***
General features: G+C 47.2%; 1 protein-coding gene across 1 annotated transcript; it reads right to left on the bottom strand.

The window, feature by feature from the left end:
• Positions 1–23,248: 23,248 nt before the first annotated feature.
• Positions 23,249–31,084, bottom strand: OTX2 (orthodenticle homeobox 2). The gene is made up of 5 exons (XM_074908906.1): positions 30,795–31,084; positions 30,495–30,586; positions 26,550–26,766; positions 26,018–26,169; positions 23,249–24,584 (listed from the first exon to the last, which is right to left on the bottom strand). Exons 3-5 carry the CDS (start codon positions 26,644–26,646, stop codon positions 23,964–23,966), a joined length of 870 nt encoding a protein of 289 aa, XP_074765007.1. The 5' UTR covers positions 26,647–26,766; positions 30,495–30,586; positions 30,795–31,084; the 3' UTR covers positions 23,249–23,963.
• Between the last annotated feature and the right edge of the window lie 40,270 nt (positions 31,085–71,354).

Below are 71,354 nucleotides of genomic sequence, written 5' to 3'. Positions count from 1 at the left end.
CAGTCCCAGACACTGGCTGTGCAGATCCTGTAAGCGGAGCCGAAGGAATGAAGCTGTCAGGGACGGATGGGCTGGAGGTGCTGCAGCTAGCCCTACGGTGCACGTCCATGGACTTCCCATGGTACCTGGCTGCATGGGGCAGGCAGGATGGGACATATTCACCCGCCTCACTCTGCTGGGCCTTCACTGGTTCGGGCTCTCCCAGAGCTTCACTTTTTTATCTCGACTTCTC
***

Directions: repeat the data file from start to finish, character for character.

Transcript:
General features: G+C 47.2%; 1 protein-coding gene across 1 annotated transcript; it reads right to left on the bottom strand.

The window, feature by feature from the left end:
• Positions 1–23,248: 23,248 nt before the first annotated feature.
• Positions 23,249–31,084, bottom strand: OTX2 (orthodenticle homeobox 2). The gene is made up of 5 exons (XM_074908906.1): positions 30,795–31,084; positions 30,495–30,586; positions 26,550–26,766; positions 26,018–26,169; positions 23,249–24,584 (listed from the first exon to the last, which is right to left on the bottom strand). Exons 3-5 carry the CDS (start codon positions 26,644–26,646, stop codon positions 23,964–23,966), a joined length of 870 nt encoding a protein of 289 aa, XP_074765007.1. The 5' UTR covers positions 26,647–26,766; positions 30,495–30,586; positions 30,795–31,084; the 3' UTR covers positions 23,249–23,963.
• Between the last annotated feature and the right edge of the window lie 40,270 nt (positions 31,085–71,354).

Below are 71,354 nucleotides of genomic sequence, written 5' to 3'. Positions count from 1 at the left end.
CAGTCCCAGACACTGGCTGTGCAGATCCTGTAAGCGGAGCCGAAGGAATGAAGCTGTCAGGGACGGATGGGCTGGAGGTGCTGCAGCTAGCCCTACGGTGCACGTCCATGGACTTCCCATGGTACCTGGCTGCATGGGGCAGGCAGGATGGGACATATTCACCCGCCTCACTCTGCTGGGCCTTCACTGGTTCGGGCTCTCCCAGAGCTTCACTTTTTTATCTCGACTTCTC